5. Ephesus/Kusadasi

One of Turkey’s must-see places, Ephesus drew the Apostle Paul in the years after the death of Christ and pilgrims are still heading there in droves. But now they come to see some of the best and biggest Roman ruins outside Italy. For fans of archaeology or “Raiders of the Lost Ark” it’s a fascinating look at how the Romans lived. Nearby are the remains of the Greek Temple of Artemis, one of the Seven Wonders of the Ancient World; and the supposed house where Christ’s mother Mary lived out her final days. There’s nowhere to stay in Ephesus itself but the beautiful beachside port of Kusadasi is a short drive away. Stay in a boutique hotel like the La Vista on the hills on the south side of town to get the best views of the harbour and islands including the Greek isle of Samos.

6. Aegean/Mediterranean beaches

South of Kusadasi are the beach resort towns of Bodrum, Marmaris, Fethiye and Kas which have turquoise water and amazing western sunsets. Australia and New Zealand has some of the best beaches in the world but the village life and food at the Turkish beaches make them unique.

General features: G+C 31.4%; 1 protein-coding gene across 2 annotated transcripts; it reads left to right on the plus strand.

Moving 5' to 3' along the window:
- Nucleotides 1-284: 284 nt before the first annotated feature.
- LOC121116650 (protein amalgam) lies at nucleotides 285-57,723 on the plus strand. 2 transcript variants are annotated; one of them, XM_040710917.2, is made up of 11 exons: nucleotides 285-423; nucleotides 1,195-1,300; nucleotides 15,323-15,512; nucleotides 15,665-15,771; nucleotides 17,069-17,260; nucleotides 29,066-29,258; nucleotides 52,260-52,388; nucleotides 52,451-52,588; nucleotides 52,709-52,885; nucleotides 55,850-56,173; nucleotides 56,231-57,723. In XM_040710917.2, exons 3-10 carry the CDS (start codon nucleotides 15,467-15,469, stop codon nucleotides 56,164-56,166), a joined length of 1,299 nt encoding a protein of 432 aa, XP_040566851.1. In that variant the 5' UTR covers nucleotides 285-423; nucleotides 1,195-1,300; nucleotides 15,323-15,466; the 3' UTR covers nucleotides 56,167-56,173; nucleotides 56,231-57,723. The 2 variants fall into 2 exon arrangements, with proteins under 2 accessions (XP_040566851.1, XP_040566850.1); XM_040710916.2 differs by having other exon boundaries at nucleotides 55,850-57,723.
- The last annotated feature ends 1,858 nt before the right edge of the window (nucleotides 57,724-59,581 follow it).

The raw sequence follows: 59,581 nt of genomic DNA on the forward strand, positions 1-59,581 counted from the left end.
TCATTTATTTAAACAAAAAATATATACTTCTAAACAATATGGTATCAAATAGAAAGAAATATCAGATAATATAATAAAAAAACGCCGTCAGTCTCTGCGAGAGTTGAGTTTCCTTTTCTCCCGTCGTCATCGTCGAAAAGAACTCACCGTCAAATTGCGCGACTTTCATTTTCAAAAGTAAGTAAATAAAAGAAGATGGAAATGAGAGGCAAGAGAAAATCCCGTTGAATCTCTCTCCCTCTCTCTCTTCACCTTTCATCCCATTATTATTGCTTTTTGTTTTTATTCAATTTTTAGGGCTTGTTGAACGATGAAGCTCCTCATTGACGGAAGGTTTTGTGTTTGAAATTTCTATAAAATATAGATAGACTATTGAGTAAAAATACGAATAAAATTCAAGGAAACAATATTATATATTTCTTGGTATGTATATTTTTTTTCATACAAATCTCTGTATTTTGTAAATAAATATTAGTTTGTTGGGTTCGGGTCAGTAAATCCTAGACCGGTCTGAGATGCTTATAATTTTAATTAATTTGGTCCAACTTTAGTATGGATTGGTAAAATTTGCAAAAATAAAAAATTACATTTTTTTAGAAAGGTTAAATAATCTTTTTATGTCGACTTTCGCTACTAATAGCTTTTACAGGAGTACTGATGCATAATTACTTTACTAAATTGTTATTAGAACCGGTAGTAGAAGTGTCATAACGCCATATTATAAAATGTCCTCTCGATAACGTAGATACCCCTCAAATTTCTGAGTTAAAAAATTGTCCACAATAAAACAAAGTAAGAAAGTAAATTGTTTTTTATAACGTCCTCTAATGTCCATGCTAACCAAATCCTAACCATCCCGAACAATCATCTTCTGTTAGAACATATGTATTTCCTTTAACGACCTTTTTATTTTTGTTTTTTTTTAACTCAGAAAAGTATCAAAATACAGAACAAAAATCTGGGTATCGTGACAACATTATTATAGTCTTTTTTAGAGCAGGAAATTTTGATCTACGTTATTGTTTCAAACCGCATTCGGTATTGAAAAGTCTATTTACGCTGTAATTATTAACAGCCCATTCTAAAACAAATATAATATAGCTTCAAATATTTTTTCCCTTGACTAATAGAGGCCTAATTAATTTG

7. Capadoccia

This central Turkish region features lunar-like landscape, ancient underground cities some 800m deep, towns carved into the sandstone mountains complete with churches and and painted walls, and giant volcanic rock shapes carved over centuries by the wind and rain. Urgup and Goreme are the starting points for the tours on foot, bicycle, horse or bus. Some of the valleys and ravines look a bit like the Grand Canyon in the US and are a hikers’ paradise. The other great way to see this area is by hot-air balloon. Weather conditions are conducive year round and while views of the landscape from on high are incredible, the experience of floating away as the sun rises is worth the cost alone.